23 December 2017
By Elijah J. Magnier – @ejmalrai
“Islamic State” (ISIS) has been defeated in Iraq and Syria, regardless of the presence of a few tactical remaining pockets. Moreover, following the decision of the international community and the other countries in the region to end the war in Syria, al-Qaeda is facing infighting and at the same time acknowledging their defeat and accepting the impossibility of changing the regime in Syria and of splitting Iraq. Does this mean the bloody extremism that hit the Middle East is over and won’t ever return? Is it possible for terrorist organisations to rebrand themselves or regain control to hit back again?
Al-Qaeda found a fertile ground in Afghanistan following the end of the Russian occupation in the 80s. It enjoyed a “resplendent golden era” until the 2000s, attacking various US objectives and bases in the Middle East. The 2003 US invasion of Iraq and the presence of tens of thousands of American soldiers on the ground in Mesopotamia offered a perfect setting, after Afghanistan, for the proliferation of jihadist extremists in the Middle East.
Al-Qaeda in Iraq metamorphosed into that more lethal and blood-thirsty organisation (ISIS) following the war imposed on Syria, occupying half of the country and a third of Iraq. It became known as ISIS, led by Abu Bakr al-Baghdadi, one of many who graduated (arrested and later released) from the US “Jihadist University” at Buca detention camp.
Baghdadi became the master of Ijtihad, legalising looting, slaughtering of other Muslims and non-Muslims, raping, and reintroducing the slavery market. Through its highly sophisticated communication system and the use of social media, his group managed to attract recruits from Palestine, Lebanon, Jordan, Egypt, Iraq, Syria, Kuwait, Bahrein, Saudi Arabia, Libya, Tunisia, Algeria, Mauritania, Yemen, Africa, plus many Europeans and others from all corners of the globe. These were joining for money, adventure, looking for a home, for an easy marriage, following a relative or a friend; others were convinced by the cause, and eager to live in a “prosperous Islamic Caliphate”.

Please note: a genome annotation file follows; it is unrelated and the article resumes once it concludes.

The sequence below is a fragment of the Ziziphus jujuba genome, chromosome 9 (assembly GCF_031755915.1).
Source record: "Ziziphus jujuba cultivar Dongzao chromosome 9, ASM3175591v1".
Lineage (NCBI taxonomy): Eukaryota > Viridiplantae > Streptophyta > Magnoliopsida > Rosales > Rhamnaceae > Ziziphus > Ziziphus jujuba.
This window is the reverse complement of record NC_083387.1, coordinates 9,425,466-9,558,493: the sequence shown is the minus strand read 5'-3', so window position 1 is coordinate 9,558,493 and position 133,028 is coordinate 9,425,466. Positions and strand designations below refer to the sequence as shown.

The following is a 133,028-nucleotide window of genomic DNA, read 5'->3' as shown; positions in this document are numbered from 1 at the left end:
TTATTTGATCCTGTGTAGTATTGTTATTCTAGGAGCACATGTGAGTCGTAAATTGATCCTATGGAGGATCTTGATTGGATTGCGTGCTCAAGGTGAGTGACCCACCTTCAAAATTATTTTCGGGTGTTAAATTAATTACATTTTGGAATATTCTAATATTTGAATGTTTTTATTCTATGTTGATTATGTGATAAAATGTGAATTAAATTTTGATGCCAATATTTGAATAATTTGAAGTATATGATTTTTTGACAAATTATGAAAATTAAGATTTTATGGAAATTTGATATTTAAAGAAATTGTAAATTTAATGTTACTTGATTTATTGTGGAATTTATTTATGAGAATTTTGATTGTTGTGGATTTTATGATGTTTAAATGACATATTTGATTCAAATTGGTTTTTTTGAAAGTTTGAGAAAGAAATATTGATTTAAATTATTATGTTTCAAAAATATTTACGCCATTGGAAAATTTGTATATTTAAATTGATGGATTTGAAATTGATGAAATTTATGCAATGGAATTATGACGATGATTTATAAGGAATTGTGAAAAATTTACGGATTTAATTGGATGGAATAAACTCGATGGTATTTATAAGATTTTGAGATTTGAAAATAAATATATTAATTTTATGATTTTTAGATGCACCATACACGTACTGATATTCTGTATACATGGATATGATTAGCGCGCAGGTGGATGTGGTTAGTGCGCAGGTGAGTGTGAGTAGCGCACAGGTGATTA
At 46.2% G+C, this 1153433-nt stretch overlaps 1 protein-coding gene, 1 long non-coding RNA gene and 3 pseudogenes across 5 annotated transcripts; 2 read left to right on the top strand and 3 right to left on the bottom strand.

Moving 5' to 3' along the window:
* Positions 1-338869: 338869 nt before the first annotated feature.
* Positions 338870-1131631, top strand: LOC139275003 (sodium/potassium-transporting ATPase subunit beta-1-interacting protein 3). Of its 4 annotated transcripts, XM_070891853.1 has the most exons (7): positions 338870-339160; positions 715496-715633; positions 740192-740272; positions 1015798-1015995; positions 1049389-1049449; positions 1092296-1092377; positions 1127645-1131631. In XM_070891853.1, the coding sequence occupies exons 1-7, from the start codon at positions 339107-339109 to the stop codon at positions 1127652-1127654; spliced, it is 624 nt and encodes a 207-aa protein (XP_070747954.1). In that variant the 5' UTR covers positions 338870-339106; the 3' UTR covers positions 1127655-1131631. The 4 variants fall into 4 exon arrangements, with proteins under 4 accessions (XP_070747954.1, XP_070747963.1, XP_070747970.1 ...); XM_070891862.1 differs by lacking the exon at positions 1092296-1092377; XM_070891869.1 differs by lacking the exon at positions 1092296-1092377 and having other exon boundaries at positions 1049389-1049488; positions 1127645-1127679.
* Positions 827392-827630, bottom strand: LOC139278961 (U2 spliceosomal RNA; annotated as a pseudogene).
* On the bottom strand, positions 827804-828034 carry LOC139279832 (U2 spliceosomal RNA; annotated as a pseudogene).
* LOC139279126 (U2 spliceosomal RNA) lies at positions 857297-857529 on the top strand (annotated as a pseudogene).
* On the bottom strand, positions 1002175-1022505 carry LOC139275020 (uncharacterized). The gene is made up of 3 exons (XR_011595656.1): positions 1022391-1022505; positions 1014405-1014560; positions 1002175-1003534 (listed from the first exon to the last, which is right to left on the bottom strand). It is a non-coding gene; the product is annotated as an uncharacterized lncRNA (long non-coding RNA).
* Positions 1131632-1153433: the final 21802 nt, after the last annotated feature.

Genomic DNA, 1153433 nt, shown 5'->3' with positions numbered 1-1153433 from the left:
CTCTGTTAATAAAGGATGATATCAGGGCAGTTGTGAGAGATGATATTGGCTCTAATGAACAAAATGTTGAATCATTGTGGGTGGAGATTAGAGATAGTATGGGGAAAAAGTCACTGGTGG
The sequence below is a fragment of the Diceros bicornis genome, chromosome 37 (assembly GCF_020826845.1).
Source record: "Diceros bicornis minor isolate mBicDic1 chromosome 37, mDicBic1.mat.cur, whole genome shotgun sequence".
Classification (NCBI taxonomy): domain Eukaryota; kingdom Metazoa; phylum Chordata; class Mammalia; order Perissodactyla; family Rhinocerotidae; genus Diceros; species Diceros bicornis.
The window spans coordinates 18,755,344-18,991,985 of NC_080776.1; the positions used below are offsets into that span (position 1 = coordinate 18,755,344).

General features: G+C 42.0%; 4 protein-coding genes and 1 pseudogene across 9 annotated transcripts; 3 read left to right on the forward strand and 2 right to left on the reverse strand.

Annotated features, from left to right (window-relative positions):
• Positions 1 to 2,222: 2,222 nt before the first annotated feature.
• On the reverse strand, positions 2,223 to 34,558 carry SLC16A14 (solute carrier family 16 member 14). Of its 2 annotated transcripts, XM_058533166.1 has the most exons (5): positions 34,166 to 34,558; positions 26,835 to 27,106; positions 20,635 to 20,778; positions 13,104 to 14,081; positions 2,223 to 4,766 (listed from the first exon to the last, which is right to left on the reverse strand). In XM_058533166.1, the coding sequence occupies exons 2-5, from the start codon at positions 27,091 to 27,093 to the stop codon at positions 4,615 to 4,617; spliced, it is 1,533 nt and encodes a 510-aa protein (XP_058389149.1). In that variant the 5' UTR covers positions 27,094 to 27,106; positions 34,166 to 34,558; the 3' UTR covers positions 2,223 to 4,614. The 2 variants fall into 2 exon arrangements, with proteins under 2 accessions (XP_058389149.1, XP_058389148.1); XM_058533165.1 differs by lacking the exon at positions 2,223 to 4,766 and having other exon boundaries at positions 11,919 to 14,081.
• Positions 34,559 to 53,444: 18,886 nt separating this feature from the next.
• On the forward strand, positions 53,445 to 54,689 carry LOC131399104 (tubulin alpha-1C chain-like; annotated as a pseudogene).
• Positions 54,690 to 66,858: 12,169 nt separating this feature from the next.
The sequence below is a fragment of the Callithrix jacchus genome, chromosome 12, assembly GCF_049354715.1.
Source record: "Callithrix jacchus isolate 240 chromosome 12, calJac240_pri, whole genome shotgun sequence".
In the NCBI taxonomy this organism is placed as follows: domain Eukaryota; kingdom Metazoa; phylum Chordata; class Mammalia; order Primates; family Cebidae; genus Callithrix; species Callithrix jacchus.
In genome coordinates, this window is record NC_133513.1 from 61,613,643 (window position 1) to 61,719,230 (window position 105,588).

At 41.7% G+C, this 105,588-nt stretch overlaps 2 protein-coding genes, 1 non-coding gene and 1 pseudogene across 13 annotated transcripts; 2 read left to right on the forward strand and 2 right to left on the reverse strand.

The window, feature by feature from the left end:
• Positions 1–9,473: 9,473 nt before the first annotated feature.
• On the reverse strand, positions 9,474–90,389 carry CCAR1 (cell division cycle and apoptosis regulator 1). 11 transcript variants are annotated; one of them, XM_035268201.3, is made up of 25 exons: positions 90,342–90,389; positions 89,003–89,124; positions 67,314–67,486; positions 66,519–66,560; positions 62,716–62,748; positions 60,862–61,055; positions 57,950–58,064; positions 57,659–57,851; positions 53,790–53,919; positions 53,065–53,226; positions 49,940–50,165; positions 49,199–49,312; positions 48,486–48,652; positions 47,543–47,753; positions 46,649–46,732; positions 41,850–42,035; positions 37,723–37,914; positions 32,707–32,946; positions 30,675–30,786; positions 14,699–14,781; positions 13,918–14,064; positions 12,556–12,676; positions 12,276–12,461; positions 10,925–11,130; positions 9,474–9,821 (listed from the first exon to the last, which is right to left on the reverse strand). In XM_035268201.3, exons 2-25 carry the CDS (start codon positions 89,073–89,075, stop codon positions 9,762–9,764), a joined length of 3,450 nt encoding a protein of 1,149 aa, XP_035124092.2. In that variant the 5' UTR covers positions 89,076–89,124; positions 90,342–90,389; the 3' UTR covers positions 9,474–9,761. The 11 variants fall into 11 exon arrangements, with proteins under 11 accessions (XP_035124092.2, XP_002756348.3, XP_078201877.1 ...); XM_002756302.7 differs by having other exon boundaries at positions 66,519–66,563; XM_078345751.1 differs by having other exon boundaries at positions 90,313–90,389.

Baghdadi blended with his call, and with advanced communication tools, intellectuals and non-intellectuals alike. They responded to him positively, creating the largest gathering of those willing to embark on the Jihad ever seen in modern days. Borders were open to ISIS via Turkey, Jordan, Saudi Arabia and Lebanon for all those willing to join the “Jihad” and for his group to exchange commerce, oil, and weapons. All taboos were lifted in favour of one cause: changing the Syrian regime.